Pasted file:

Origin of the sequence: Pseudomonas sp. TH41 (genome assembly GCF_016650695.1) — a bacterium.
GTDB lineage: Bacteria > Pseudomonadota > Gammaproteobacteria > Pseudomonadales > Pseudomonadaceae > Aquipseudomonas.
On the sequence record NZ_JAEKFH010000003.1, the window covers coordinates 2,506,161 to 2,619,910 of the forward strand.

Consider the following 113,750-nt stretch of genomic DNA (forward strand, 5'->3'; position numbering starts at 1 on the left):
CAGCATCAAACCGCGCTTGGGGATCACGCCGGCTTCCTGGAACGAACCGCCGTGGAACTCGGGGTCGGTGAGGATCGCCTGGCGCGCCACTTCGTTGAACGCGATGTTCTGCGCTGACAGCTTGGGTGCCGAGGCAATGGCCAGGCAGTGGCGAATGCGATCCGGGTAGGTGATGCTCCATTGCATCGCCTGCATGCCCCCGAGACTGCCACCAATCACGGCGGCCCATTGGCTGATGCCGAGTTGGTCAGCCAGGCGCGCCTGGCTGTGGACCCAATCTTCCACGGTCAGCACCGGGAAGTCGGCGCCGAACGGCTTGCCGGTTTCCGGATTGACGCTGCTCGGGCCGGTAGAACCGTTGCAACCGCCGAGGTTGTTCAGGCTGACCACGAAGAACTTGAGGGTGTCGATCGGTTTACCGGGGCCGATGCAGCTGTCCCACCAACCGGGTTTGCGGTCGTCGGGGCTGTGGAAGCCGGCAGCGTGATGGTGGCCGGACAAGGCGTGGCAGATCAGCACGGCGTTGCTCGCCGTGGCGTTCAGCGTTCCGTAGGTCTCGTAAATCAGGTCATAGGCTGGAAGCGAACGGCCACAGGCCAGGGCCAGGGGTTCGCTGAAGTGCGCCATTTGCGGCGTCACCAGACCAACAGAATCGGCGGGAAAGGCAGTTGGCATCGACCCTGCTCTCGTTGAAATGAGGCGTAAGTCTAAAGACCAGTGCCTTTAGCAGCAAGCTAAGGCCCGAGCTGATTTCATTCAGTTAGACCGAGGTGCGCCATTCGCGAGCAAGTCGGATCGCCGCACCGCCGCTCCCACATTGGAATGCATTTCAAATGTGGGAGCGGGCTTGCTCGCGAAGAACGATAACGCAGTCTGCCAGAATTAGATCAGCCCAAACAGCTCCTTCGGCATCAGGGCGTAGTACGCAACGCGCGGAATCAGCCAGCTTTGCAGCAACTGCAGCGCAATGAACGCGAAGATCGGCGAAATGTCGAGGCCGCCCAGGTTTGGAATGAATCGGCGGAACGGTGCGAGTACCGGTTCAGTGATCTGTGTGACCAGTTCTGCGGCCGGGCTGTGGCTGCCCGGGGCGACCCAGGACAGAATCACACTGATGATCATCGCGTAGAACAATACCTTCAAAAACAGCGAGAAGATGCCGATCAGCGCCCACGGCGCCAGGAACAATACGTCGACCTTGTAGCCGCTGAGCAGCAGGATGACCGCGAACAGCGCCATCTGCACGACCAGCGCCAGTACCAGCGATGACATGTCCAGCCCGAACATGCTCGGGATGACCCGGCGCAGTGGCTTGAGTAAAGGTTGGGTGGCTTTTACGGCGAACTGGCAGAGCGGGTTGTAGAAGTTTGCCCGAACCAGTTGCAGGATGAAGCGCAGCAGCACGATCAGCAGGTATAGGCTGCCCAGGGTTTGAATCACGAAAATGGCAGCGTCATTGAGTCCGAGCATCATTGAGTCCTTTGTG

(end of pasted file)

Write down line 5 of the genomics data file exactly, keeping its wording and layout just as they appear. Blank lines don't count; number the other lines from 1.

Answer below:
CAGCATCAAACCGCGCTTGGGGATCACGCCGGCTTCCTGGAACGAACCGCCGTGGAACTCGGGGTCGGTGAGGATCGCCTGGCGCGCCACTTCGTTGAACGCGATGTTCTGCGCTGACAGCTTGGGTGCCGAGGCAATGGCCAGGCAGTGGCGAATGCGATCCGGGTAGGTGATGCTCCATTGCATCGCCTGCATGCCCCCGAGACTGCCACCAATCACGGCGGCCCATTGGCTGATGCCGAGTTGGTCAGCCAGGCGCGCCTGGCTGTGGACCCAATCTTCCACGGTCAGCACCGGGAAGTCGGCGCCGAACGGCTTGCCGGTTTCCGGATTGACGCTGCTCGGGCCGGTAGAACCGTTGCAACCGCCGAGGTTGTTCAGGCTGACCACGAAGAACTTGAGGGTGTCGATCGGTTTACCGGGGCCGATGCAGCTGTCCCACCAACCGGGTTTGCGGTCGTCGGGGCTGTGGAAGCCGGCAGCGTGATGGTGGCCGGACAAGGCGTGGCAGATCAGCACGGCGTTGCTCGCCGTGGCGTTCAGCGTTCCGTAGGTCTCGTAAATCAGGTCATAGGCTGGAAGCGAACGGCCACAGGCCAGGGCCAGGGGTTCGCTGAAGTGCGCCATTTGCGGCGTCACCAGACCAACAGAATCGGCGGGAAAGGCAGTTGGCATCGACCCTGCTCTCGTTGAAATGAGGCGTAAGTCTAAAGACCAGTGCCTTTAGCAGCAAGCTAAGGCCCGAGCTGATTTCATTCAGTTAGACCGAGGTGCGCCATTCGCGAGCAAGTCGGATCGCCGCACCGCCGCTCCCACATTGGAATGCATTTCAAATGTGGGAGCGGGCTTGCTCGCGAAGAACGATAACGCAGTCTGCCAGAATTAGATCAGCCCAAACAGCTCCTTCGGCATCAGGGCGTAGTACGCAACGCGCGGAATCAGCCAGCTTTGCAGCAACTGCAGCGCAATGAACGCGAAGATCGGCGAAATGTCGAGGCCGCCCAGGTTTGGAATGAATCGGCGGAACGGTGCGAGTACCGGTTCAGTGATCTGTGTGACCAGTTCTGCGGCCGGGCTGTGGCTGCCCGGGGCGACCCAGGACAGAATCACACTGATGATCATCGCGTAGAACAATACCTTCAAAAACAGCGAGAAGATGCCGATCAGCGCCCACGGCGCCAGGAACAATACGTCGACCTTGTAGCCGCTGAGCAGCAGGATGACCGCGAACAGCGCCATCTGCACGACCAGCGCCAGTACCAGCGATGACATGTCCAGCCCGAACATGCTCGGGATGACCCGGCGCAGTGGCTTGAGTAAAGGTTGGGTGGCTTTTACGGCGAACTGGCAGAGCGGGTTGTAGAAGTTTGCCCGAACCAGTTGCAGGATGAAGCGCAGCAGCACGATCAGCAGGTATAGGCTGCCCAGGGTTTGAATCACGAAAATGGCAGCGTCATTGAGTCCGAGCATCATTGAGTCCTTTGTG